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An interview with Palo Alto Software’s CFO Trevor Betenson, on why he switched the company from QuickBooks Desktop Enterprise Edition to QuickBooks Online, and why he feels QuickBooks Online is ready for most businesses.
About the interviewer: Kathy Gregory is the Program Manager for the Accountant’s Channel at Palo Alto Software.
About the interviewee: Trevor Betenson is the Chief Financial Officer at Palo Alto Software
We often hear from accountants (this is the leading question) that QuickBooks Online is mostly for small, simple companies and it can’t handle a more complex structure. With this in mind, can you describe Palo Alto Software from a CFO’s perspective, or an accountant’s perspective? Please address those things that impact your choice in an accounting solution.
Palo Alto Software has been around since the late 1980s. We transitioned about six years ago to primarily developing and selling an online product called LivePlan. We have almost 70 employees and a wholly-owned subsidiary in the United Kingdom.
I think that as you’re looking at what accounting system works best for your company, it’s important to think about your internal processes and what functionality you really need. We’ve used three different accounting products during my tenure here as CFO.
In the last six years, we’ve transitioned from NetSuite to QuickBooks Enterprise to most recently, QuickBooks Online. As I looked at deciding which accounting system to use, it was really about understanding our core financial features and what the executive team needed the accounting system to do.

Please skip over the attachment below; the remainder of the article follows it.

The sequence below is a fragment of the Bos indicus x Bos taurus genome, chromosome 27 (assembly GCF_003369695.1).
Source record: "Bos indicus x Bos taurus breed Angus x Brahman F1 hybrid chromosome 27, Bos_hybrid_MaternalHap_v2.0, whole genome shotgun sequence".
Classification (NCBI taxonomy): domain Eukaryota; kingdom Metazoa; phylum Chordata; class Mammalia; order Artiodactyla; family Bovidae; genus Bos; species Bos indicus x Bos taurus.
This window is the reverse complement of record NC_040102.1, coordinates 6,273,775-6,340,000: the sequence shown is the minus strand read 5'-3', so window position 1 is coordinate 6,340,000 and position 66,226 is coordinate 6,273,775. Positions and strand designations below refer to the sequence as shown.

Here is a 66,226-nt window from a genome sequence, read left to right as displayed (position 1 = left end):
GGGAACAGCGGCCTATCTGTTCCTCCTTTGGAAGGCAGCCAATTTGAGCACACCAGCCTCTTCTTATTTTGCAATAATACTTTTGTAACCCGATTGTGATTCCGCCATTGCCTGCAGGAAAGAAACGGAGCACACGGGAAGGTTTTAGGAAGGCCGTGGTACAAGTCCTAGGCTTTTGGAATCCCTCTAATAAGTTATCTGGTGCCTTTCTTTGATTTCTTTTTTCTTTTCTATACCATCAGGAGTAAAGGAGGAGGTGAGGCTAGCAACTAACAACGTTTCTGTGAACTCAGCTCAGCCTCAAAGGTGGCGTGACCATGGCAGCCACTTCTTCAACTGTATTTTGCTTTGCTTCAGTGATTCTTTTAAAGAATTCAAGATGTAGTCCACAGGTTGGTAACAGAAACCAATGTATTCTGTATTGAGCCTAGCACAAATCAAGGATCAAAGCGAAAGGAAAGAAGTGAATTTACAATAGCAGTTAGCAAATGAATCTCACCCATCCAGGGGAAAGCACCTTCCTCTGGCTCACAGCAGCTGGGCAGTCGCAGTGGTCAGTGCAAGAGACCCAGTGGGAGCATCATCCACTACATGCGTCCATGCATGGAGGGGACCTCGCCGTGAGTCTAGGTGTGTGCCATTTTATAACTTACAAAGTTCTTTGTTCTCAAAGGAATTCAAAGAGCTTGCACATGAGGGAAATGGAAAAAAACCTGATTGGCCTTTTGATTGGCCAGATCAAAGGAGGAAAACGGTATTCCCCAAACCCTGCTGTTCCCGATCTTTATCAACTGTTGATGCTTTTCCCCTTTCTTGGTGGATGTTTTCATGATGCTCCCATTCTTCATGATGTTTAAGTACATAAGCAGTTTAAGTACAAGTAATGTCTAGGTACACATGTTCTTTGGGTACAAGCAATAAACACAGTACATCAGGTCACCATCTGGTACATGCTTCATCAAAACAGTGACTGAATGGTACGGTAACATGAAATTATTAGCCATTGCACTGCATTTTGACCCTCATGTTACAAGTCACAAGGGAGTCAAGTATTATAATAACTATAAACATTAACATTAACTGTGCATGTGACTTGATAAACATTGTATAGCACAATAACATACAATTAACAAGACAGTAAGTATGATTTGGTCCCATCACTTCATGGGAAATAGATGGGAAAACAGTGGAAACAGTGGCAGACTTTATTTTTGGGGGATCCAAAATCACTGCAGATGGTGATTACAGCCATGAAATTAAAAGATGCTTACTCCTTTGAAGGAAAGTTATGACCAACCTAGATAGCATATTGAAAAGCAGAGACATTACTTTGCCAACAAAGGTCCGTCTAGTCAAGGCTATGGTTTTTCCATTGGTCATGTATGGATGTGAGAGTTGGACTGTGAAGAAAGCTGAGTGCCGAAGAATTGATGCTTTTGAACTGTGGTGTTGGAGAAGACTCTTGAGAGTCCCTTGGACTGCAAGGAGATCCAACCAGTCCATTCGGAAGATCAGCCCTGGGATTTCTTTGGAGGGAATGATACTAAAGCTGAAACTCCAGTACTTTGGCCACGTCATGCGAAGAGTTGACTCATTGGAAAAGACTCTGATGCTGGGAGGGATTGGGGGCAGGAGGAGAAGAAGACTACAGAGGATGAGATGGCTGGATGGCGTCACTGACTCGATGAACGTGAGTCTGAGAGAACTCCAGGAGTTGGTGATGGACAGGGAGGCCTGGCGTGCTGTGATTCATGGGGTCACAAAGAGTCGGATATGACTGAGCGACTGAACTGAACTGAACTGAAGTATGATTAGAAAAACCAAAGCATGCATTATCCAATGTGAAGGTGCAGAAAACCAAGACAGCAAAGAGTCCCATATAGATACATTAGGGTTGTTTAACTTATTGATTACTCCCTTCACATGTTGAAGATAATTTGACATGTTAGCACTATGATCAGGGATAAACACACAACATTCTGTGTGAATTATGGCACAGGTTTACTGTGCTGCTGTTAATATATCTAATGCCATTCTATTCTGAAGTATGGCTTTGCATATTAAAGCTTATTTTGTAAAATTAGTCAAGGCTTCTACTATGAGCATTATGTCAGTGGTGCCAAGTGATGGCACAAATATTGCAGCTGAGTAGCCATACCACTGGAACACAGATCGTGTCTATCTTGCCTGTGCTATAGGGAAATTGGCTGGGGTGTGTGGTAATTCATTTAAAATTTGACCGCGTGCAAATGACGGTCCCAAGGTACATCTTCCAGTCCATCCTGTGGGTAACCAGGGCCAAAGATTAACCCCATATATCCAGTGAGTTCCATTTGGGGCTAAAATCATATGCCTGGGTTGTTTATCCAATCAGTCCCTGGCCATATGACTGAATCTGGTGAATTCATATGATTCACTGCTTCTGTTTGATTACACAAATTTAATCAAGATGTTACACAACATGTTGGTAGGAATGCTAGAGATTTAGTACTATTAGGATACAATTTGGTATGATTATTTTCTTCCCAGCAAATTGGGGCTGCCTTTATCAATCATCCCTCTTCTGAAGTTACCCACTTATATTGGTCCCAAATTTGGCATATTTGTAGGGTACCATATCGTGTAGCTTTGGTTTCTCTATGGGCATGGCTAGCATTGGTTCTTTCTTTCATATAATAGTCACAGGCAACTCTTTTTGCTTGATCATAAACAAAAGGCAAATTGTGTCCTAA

A lot of times it’s not necessarily the size of the company that matters. I’ve used QuickBooks Desktop for companies that had 30 million dollars in revenue and had a lot of transactions, and it worked just fine. I’ve also used other software solutions for smaller companies, but because of the complexity of how they did things, QuickBooks didn’t work.
For us, it was just really about determining that we needed a strong accounting program, which QuickBooks Online does really well.
For us, it was just really about determining that we needed a strong accounting program, which QuickBooks Online does really well. We have other systems that keep track of our customers, which a lot of companies do. It’s probably more of a function of how you do your accounting versus the size of the company.
How long have you been an Intuit products user?
I’ve been using QuickBooks products for about 15 years. I’ve used Quickbooks Pro, Quickbooks Premier, Quickbooks Accountant’s version, Quickbooks Enterprise version, and now QuickBooks Online. I’ve used the simple version, and I’ve also used the accountant’s version of Quickbooks Online.
Are there any features or aspects of QuickBooks Desktop that you didn’t like?
For me, one of the biggest challenges was the multi-user scenario. It seemed like every company I worked at had problems when it was in single-user mode when really it needed to be in multi-user mode, but that the person responsible for changing it was on lunch break or vacation. Or, the server where Quickbooks Desktop resided had restarted over the weekend, and someone logged in first thing in the morning and it just defaulted to single-user mode. Getting locked out of Quickbooks Desktop for all those different reasons happened more often than I wanted and it was a big pain point. As a CFO, managing the company finances, I need to have access to our accounting system all of the time. Period. Getting locked out due to single versus multi-use functionality was just not acceptable to me.
The other issue I had was with the annual upgrade. We paid for the annual maintenance and support, which gave us the free versions every year. I realize that some companies don’t do that. They might be a couple versions behind, but at some point they stop supporting older versions, so you need to upgrade. Every time we did that, it was a disruption in our workflow. Depending on how things went, sometimes we had to call support and we had to deal with issues related to upgrading.
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